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Financial Mistakes We Made and Avoided

Financial mistakes

Like so many other people, I have a love-hate relationship with money. I love what money can do and accomplish, and I hate how money is so fleeting. It seems like every dollar is hard-earned and easily-spent. Every dollar can be used in a million different ways and so much of life’s anxiety comes from determining how to use too little money to address too many possibilities.

When Aileen and I got married we were just twenty-one (me) and twenty-two (she) years old and earning less than $30,000 between the two of us—and this in one of the most expensive cities in North America. Since then, like most families, we have seen slow but steady increases to our income. Of course, our expenses have increased at just about the same pace as we have gone from renting a home to buying, from driving compact sedans to minivans, and from having no kids to three kids. As I look back on my life and financial history, I see a long list of mistakes Aileen and I made and a list of mistakes we managed to avoid. Here are a few of each.

Mistake Avoided: Credit Cards

There is always someone willing to extend credit to the young and foolish. Thankfully Aileen and I avoided using credit cards when we were young, and for many years either paid cash or debit for all of our purchases. Recently we have taken the opposite approach: We now buy everything on credit cards in order to maximize our points and cash-back. However, we are careful to always pay off the full balance every month. What we did well was migrating to using credit cards only when we had the finances and the self-discipline to avoid high-interest debt. We’ve never once carried a balance on our cards. Impact: Major. Advice: Avoid credit card debt at all costs.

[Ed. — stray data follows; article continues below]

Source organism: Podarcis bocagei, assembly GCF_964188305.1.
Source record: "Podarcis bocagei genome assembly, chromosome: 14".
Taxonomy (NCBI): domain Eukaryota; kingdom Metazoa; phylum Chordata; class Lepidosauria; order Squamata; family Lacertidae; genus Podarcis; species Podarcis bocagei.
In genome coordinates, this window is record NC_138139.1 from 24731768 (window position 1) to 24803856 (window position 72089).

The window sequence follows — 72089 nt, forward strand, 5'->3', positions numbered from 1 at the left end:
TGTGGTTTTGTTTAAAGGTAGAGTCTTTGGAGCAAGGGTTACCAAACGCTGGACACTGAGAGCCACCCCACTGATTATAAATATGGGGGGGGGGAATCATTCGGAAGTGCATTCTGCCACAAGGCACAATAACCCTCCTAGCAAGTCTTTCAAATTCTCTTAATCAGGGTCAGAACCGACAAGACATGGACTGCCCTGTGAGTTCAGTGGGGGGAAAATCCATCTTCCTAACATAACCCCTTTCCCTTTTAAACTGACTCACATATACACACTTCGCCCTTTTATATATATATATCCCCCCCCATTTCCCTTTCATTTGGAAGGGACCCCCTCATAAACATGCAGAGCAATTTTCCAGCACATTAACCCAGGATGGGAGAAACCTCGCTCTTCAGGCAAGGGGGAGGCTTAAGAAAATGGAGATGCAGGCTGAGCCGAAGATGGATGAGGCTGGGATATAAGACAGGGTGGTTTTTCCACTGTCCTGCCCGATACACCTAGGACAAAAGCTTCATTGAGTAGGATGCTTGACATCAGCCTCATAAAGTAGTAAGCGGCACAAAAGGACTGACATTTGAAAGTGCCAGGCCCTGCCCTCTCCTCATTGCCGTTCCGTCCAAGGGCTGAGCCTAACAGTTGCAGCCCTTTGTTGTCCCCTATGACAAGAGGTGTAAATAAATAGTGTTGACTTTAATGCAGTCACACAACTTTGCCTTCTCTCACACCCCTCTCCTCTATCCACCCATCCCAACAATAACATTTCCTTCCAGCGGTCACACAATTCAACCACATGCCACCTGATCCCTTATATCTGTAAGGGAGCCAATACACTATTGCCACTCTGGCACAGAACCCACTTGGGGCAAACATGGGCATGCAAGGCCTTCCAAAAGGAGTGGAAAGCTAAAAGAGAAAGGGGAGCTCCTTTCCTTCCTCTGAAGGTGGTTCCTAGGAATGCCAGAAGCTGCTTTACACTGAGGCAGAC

Mistake Made: Learned Too Late

I was never formally taught how to budget or how to manage money. No school I attended offered courses or even classes on financial management. No one ever sat down with me and showed me how to draw up a budget. I had to learn it on my own. Eventually I read books by Dave Ramsey and Randy Alcorn and developed both a theology and theory of finances. Unfortunately, we had already been married for several years and had made more than a few sloppy and ignorant mistakes. Impact: Moderate. Advice: Develop that theory and theology of money as early in life as you can.

Mistake Avoided: Small House

When we were first married we spent several years renting houses while waiting for my career to advance and my salary to reach a level that would allow us to think about a mortgage (Canada has more stringent borrowing and lending standards than in the USA). Eventually we got to the point where we could think about buying a house of our own. We bought the cheapest starter home we could find in a good neighborhood in a great town—a 1,000 square-foot townhouse. At the time the location was ideal because I was working just down the road and we attended a neighborhood church. However, shortly after we bought that house I was laid off and began working much farther afield; around that same time we found a church almost a half hour away. But we have decided to stay put, even though it means a longer commute to work and church. We have owned only this one house and at this point have no plans to leave, even though it is quite crowded at times (and we haven’t yet dealt with the drama of three teenagers and only one shower). Our mortgage payments are low and we should have the house paid off years early. Impact: Major. Advice: Do not buy more house than you need, and once you buy, stay there as long as possible.